Summary: Through Abraham’s story with Ishmael, we learn that we cannot be saved by works but only by trusting in God’s works done for us. Then impossible things can happen!
New York Times, April 16, 2011: So unshakable was this town’s faith in its sea wall and its ability to save residents from any tsunami that some rushed toward it after a 9.0-magnitude earthquake struck off the coast of northeast Japan on the afternoon of March 11. After all, the sea wall was one of Japan’s tallest and longest, called the nation’s "Great Wall of China" by the government and news media. Its inner wall was reinforced by an outer one, and they stretched 1.5 miles across the bay here.
The surface was so wide that high-school students jogged on it, townspeople strolled on it and some rode their bicycles on it. A local junior-high-school song even bragged about its safety.
But within a few minutes on March 11, tsunami waves tore through the outer wall before easily surging over the 34-foot-high inner one, sweeping away those who had climbed on top, and quickly taking away most of the town of Taro.
"For us, the sea wall was a source of pride, an asset, something that we believed in," said Eiko Araya, 58, the principal of Taro No. 3 Elementary School. Like several other survivors, Araya was walking atop the inner wall recently, peering down at the ruins of Taro. "We felt protected, I believe. That’s why our feeling of loss is even greater now."
As we turn back to Abraham and Sarah, we find them about to have a similar shock – what they took security in, was not so secure! A shock that brings them back down to the reality of who they are and who God is. Their “wall” of plans was certainly not as solid as they thought.
Genesis chapter 16 ends with these words, “Abram was eighty six years old when Hagar bore Ishmael to Abram.” Chapter 17 begins: “When Abram was ninety-nine years old the Lord appeared to Abram…”
As we compare these two verses one after the other we find a gap of thirteen years. What happened during those thirteen years? Scripture tells us nothing. But we do know that Ishmael grew up. He became a teenager.
What was going on with Abraham and Sarah? Nothing. Well, Scripture tells us nothing but we can conclude that nothing was happening in the spiritual life of this couple. Why? Because they were living under the assumption that they were DONE. They had fulfilled the covenant promise of God to have a child.
Remember how we looked at this last week? They had figured out from their cleverness how to fulfill the promise of God to Abraham to have a son and did so by having Abraham sleeping with their maid Hagar. He had a son by breaking his marriage covenant with Sarah. That’s what people did at that time and that is what they figured out was the plan of God.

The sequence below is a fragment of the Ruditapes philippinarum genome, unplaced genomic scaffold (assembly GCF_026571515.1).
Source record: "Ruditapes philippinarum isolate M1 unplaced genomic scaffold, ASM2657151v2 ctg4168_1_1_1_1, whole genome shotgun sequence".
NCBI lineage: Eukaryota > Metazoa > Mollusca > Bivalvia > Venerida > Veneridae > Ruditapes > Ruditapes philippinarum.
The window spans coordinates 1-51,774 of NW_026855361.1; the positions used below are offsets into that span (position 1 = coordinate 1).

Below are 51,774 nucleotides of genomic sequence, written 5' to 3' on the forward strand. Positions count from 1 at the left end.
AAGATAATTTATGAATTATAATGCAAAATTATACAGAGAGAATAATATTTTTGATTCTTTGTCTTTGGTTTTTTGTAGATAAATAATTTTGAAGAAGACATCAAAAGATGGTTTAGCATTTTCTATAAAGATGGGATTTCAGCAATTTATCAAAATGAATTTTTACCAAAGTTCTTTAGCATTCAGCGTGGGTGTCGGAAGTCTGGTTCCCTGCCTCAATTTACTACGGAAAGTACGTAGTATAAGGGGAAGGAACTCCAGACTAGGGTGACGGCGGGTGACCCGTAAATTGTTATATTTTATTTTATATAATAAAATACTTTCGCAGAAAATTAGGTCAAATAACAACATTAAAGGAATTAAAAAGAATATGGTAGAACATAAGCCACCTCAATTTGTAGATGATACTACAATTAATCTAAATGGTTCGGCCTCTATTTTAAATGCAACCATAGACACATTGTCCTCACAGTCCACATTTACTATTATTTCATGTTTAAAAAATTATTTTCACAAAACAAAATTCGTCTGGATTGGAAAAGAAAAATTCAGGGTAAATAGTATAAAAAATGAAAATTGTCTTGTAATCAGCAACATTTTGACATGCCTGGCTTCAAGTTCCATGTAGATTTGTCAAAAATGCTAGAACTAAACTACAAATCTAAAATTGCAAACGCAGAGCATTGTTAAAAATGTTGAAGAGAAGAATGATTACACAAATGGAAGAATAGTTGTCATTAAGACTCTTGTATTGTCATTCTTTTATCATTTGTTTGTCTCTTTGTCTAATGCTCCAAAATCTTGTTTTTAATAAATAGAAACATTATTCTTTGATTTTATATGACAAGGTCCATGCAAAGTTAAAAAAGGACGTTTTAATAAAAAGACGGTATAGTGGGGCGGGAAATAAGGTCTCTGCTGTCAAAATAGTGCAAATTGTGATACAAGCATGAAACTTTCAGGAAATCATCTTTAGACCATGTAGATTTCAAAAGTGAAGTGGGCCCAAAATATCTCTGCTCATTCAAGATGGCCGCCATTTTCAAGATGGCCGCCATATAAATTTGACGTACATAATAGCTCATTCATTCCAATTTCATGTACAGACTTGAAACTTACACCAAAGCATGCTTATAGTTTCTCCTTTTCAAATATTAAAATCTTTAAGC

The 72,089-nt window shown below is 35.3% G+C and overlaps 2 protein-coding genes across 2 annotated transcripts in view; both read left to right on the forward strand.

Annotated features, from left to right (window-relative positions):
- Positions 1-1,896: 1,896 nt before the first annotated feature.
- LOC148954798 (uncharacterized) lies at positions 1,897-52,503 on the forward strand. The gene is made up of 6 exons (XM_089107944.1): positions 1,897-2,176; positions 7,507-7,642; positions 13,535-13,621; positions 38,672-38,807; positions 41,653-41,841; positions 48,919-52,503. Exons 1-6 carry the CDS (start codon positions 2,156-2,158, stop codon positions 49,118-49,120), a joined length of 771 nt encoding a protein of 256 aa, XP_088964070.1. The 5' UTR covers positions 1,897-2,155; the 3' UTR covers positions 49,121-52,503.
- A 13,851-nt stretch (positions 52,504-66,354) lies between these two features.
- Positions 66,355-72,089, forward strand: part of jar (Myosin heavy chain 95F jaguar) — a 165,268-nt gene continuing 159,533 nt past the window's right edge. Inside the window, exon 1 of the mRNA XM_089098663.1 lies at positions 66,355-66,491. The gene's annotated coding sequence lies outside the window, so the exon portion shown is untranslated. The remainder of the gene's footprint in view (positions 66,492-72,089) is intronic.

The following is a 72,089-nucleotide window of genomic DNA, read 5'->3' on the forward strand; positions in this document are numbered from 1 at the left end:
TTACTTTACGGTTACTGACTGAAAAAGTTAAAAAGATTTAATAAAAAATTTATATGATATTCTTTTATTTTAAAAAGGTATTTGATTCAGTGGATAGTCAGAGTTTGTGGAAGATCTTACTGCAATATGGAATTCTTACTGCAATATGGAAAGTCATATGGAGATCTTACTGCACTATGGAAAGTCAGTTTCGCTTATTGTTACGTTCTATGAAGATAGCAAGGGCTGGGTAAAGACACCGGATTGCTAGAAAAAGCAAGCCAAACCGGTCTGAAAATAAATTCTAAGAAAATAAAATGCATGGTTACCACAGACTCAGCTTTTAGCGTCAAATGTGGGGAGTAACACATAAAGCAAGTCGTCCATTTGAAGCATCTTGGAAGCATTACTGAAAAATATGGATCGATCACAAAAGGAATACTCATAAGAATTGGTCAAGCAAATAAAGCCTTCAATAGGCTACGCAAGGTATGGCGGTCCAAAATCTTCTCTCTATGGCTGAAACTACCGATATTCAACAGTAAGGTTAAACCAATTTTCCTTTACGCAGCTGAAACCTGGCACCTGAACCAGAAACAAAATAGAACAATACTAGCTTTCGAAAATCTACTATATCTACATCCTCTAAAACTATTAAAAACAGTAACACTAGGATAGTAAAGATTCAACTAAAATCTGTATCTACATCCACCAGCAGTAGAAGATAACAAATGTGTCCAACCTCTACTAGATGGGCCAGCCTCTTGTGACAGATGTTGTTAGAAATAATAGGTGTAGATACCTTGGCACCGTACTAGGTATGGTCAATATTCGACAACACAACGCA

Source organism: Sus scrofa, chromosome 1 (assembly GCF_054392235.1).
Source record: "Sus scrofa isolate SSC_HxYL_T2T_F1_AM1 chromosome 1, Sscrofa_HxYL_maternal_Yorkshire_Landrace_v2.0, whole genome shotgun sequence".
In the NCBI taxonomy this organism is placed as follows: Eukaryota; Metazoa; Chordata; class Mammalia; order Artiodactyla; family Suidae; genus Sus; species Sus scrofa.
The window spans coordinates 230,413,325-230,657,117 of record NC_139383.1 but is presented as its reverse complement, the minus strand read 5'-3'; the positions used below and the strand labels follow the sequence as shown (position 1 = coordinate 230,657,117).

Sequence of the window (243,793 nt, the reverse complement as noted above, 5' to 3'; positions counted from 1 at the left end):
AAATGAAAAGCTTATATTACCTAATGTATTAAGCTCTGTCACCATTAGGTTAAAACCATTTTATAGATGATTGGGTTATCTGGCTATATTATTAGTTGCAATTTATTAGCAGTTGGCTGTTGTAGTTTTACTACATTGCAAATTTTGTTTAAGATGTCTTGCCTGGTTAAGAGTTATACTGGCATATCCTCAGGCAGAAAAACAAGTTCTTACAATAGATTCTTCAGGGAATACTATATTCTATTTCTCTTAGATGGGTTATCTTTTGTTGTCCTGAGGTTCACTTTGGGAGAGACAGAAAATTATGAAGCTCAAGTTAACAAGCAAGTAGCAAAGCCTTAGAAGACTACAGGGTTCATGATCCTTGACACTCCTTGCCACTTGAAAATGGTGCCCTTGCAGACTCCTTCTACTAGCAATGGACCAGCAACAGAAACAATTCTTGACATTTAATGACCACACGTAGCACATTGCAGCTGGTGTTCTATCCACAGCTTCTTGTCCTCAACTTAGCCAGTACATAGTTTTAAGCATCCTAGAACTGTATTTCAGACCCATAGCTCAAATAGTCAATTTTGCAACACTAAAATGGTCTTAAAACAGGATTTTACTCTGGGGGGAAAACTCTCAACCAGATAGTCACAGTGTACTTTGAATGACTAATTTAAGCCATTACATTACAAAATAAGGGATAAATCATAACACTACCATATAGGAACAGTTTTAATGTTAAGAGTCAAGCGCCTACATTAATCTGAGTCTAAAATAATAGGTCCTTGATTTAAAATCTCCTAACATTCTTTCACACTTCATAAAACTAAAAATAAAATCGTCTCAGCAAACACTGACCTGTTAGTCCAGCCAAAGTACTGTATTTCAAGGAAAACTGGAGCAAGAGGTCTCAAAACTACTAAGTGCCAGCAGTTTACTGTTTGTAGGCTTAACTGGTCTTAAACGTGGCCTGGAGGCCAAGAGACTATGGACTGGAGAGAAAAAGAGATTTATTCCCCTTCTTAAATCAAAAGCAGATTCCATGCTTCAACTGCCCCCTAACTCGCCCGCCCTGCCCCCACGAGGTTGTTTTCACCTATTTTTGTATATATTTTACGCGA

So Abraham and Sarah were living in the illusion that Ishmael was the child of promise. Through their cleverness and ability to go around the Word of God they were able to make it happen. For thirteen years they were living not in the promise of God but in the accomplishment of the flesh. And as a result, they were dead spiritually. They didn’t need to trust in God – but in their own smart planning.
How many today are living their lives in the same way? Living according to what they have accomplished in the flesh, with their body, with their mind, with their good deeds toward neighbor? Oh there are many wonderful works that we do and should continue to do. Ishmael was a beautiful child of God and a blessing to his father. But what you do in your body does not make you any more pleasing to God. It does not make you any more acceptable before him. Isaiah 64:6 says “all our righteous acts are like filthy rags; we all shrivel up like a leaf, and like the wind our sins sweep us away.”
I’m reminded of the large package we received in Poland one year. A church had made a collection of clothing and sent two large packages to us as a love offering. We were thrilled to receive such a gift but as we opened up the boxes, our joy turned to shock. As we reached into the box we pulled out piece after piece of old and very used clothes - some with holes in them or stains. “What can we do with this?” we asked. “We can’t even give them to friends who are needy.” So basically, we threw almost everything into the recycling bin.
Don’t we do the same when we come before God with our good works – with our Ishmaels. I helped my neighbor! I took care of my husband! I made meals for hungry children! I’m friendly, polite, and an all-around nice person. I even loyally go to church and contribute to the needs there. We come before God with a package like that and what does he see? Old stained clothes - “filthy rags” according to Isaiah.